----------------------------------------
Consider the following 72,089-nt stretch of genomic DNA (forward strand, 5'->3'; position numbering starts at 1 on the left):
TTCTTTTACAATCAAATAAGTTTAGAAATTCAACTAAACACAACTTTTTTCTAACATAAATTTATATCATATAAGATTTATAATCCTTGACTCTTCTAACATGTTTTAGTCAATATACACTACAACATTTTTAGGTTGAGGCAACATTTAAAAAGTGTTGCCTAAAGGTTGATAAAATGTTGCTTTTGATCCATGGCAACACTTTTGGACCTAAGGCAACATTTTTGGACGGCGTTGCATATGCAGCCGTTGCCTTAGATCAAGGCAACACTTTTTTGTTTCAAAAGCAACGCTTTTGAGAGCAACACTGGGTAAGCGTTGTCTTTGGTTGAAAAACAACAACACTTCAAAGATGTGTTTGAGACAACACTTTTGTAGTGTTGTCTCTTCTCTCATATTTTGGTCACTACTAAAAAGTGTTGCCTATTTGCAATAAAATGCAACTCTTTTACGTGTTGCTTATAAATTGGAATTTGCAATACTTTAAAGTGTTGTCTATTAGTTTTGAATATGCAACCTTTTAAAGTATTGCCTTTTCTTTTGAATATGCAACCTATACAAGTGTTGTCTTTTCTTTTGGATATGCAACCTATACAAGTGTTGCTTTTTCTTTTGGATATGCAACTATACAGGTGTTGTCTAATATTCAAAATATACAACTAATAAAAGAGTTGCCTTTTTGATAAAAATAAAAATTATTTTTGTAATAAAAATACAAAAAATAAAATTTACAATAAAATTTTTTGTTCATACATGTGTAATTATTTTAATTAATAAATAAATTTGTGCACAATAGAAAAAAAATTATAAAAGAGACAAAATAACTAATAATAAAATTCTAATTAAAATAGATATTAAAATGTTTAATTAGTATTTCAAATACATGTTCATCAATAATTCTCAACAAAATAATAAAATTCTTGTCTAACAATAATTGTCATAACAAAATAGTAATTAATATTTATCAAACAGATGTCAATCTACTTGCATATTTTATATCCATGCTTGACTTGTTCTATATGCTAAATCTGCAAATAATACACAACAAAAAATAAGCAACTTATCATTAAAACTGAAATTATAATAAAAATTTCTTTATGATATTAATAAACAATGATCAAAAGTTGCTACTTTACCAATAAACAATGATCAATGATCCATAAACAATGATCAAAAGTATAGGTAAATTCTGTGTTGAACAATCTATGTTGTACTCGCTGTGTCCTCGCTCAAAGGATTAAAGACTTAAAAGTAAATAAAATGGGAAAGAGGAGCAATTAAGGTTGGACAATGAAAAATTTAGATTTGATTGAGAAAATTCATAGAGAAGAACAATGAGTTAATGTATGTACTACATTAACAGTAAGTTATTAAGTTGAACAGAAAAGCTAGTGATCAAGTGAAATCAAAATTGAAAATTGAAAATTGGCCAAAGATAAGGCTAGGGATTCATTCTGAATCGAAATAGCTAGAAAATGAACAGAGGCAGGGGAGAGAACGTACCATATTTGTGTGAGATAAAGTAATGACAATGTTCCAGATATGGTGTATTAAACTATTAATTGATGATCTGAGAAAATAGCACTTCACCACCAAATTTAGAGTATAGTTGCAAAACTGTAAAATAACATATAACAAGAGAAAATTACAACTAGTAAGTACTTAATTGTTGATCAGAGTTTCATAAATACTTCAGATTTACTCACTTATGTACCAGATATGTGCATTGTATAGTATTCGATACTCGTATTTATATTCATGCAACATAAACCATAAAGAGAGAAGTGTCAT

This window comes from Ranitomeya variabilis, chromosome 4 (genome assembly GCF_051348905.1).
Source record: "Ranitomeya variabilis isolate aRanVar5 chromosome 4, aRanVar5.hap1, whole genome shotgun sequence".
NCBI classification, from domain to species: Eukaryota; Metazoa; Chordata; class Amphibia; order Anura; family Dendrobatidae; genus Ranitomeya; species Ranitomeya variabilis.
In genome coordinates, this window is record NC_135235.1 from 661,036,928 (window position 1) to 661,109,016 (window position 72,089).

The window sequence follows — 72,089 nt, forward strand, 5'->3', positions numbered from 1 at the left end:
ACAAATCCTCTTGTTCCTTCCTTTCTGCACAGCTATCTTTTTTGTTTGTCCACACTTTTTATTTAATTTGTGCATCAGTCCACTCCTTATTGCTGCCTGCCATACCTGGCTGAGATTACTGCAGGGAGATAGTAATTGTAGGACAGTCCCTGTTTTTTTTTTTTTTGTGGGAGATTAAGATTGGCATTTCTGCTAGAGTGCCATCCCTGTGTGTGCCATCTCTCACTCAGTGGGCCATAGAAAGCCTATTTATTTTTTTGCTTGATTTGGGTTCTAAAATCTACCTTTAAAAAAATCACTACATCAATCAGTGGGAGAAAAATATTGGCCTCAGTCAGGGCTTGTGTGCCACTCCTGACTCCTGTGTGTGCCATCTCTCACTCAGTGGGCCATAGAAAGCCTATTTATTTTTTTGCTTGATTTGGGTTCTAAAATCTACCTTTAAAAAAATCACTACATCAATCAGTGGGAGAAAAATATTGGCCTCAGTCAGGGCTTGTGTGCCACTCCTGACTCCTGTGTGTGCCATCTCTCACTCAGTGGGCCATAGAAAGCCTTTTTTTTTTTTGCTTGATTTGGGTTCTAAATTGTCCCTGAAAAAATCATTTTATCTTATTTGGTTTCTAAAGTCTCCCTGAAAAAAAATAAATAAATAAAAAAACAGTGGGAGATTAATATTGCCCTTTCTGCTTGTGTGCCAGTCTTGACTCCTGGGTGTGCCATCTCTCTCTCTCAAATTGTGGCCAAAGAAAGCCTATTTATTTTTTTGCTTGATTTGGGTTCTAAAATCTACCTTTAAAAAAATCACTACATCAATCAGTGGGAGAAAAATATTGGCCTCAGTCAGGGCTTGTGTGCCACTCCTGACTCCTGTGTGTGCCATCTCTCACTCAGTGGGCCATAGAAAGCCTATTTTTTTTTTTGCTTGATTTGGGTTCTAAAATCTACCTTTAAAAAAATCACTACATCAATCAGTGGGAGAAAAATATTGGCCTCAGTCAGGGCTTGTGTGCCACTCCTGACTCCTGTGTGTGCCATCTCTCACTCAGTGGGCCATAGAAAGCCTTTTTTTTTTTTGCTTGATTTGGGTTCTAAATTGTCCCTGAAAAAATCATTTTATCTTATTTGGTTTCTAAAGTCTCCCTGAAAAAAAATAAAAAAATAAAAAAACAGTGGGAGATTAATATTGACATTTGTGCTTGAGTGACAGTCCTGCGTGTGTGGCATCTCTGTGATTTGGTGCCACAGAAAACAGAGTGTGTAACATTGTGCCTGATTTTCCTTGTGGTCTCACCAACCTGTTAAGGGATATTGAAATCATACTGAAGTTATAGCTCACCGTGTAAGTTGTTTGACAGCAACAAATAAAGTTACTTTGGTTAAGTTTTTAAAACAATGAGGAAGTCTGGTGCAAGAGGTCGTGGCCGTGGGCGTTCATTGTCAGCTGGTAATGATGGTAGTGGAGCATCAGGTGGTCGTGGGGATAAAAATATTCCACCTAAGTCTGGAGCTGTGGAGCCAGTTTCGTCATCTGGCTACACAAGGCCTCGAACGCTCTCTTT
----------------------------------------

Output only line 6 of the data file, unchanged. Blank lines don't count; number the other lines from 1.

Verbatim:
In genome coordinates, this window is record NC_135235.1 from 661,036,928 (window position 1) to 661,109,016 (window position 72,089).